Prime Minister Kevin Rudd has told a group of young children at a childcare centre that he wants to build Australia's future.
Prime Minister Kevin Rudd never misses an opportunity to spruik Labor values, even if it is to an audience of toddlers.
"We've got to build things up, haven't we?" he told a group of young children playing with Lego pieces at a childcare centre in Sydney's southeast on Monday.
"We're making sure we are building and building for our future."
Mr Rudd was campaigning in the marginal Labor seat of Kingsford Smith, held by former Midnight Oil frontman and retiring MP Peter Garrett on a margin of 5.2 per cent.
After reading Alfie to the children and helping them put together a jigsaw puzzle, Mr Rudd met a couple and their two-year-old daughter, hand-picked by Labor to chat with the prime minister.
"Ni hao!" Mr Rudd, who's fluent in Mandarin, said to the young family.
The couple are originally from China and claim Labor's paid parental leave scheme - offering a mum 18 weeks leave paid at the national minimum wage - had convinced them to stay in Australia after the birth of their first child.
Mr Rudd was happy to talk up Labor's parental leave scheme against Opposition Leader Tony Abbott's $5.5 billion "unaffordable and unfair" scheme offering six months leave on a wage replacement basis.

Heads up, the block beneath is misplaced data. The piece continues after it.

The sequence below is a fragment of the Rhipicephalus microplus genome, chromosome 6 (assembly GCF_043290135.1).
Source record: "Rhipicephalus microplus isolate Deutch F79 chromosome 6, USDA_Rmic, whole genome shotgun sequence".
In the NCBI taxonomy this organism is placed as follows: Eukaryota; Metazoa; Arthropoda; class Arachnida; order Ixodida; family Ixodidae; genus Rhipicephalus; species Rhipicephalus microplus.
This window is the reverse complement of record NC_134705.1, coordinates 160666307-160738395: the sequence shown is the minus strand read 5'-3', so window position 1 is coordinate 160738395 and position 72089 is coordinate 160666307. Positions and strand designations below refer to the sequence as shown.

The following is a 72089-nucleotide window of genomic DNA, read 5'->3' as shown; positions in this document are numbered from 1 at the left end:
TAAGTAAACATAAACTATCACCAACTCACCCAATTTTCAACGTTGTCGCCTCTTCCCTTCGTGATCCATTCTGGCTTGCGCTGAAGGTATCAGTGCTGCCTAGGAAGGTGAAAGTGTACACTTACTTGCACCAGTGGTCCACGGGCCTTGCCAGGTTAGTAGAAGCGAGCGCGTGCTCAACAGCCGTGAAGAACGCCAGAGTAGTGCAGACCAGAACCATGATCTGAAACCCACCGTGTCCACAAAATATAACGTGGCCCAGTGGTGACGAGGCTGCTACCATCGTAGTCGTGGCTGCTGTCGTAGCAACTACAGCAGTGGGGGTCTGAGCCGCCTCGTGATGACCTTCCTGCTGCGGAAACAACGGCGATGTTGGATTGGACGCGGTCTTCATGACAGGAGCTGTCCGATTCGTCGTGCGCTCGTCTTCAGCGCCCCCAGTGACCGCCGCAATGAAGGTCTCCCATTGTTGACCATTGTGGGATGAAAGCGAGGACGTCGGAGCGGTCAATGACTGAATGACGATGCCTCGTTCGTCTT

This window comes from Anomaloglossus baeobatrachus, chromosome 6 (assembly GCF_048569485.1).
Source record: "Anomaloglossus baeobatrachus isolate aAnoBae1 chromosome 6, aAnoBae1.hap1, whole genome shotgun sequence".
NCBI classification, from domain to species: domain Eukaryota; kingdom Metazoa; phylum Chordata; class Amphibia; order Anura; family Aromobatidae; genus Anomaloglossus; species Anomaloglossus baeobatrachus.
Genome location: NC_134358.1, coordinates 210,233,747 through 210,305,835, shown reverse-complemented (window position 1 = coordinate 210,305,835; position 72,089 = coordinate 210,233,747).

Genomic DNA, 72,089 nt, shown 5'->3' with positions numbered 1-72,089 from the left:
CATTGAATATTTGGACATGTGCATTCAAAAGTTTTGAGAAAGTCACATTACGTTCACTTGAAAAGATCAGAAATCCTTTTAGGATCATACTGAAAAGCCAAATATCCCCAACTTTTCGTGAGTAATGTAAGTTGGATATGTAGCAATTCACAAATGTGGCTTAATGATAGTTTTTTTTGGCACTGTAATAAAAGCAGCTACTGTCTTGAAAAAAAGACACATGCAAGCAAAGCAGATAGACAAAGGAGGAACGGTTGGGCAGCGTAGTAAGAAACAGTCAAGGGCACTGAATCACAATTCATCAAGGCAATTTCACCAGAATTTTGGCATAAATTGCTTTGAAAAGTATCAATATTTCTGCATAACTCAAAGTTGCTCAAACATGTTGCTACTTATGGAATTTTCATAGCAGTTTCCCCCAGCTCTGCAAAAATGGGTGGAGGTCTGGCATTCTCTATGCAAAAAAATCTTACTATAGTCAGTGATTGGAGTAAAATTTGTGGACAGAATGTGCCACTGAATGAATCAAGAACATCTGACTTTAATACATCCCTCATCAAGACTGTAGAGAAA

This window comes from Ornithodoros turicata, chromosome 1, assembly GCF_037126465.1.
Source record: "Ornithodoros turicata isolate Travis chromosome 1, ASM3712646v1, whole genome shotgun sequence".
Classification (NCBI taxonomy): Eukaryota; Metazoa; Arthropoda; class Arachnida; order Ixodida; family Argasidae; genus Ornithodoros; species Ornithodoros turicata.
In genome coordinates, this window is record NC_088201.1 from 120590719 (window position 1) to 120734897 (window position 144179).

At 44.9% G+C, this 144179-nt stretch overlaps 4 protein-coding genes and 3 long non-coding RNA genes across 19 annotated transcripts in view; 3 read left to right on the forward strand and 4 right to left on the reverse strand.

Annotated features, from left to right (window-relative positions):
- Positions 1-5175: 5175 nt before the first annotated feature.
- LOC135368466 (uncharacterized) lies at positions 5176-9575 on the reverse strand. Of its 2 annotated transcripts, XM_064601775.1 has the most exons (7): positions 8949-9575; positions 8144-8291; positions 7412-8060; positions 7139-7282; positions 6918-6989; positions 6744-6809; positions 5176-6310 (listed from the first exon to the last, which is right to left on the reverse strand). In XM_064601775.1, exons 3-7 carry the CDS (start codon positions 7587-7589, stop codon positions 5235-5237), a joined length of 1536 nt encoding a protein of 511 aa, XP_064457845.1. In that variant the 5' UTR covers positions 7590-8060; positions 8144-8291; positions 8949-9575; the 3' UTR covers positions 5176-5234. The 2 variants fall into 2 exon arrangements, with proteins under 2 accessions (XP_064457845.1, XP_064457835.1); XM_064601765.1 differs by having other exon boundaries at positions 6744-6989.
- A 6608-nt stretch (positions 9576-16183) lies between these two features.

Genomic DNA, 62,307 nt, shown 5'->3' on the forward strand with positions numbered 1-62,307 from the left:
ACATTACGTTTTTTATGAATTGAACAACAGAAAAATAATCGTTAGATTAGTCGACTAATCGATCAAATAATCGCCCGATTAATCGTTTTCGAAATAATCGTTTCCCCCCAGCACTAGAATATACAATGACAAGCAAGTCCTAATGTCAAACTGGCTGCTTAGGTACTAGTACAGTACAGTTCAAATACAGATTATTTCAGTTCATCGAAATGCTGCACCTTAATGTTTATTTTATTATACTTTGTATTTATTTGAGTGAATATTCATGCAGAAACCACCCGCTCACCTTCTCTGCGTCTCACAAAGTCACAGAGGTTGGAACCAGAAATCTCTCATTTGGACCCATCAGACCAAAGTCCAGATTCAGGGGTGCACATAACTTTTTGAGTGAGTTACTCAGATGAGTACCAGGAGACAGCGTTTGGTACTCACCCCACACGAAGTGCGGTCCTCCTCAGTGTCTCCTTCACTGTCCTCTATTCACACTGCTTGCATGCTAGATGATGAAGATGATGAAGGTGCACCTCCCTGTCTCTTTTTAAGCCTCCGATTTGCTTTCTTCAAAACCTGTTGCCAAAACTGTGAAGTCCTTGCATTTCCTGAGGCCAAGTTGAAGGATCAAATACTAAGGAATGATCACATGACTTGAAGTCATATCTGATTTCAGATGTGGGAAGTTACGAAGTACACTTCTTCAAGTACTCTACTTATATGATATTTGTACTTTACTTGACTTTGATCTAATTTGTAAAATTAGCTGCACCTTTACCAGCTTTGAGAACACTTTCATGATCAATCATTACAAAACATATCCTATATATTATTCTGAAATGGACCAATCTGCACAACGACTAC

Labor's hopes of retaining Kingsford Smith rest on right faction senator Matt Thistlethwaite who was campaigning alongside the prime minister on Monday.
Annette Thornton, 72 from Eastlakes, said she was a Labor supporter "through and through" and hoped the party would retain the seat at the upcoming election.
Ms Thornton told Senator Thistlethwaite she would pray for him to succeed on polling day.
Mr Rudd later went to central Sydney to pledge $52 million for planning work to deliver high speed rail between Sydney and Melbourne by 2035.
Once completed, a rail journey between the two capitals would take just under three hours.
The prime minister used the initiative to again attack Mr Abbott's paid parental leave scheme.
"Put that into context - what is more necessary for the nation's future?" Mr Rudd asked reporters.
"A high speed rail network, which links these vital cities along Australia's east coast, or an unaffordable, unfair paid parental leave scheme?"
A previous feasibility study put the cost of building the network from Brisbane to Melbourne at about $120 billion over more than 40 years.
Mr Rudd will to spend Tuesday morning in Sydney, where he will give a speech to The Lowy Institute on global economic and security challenged.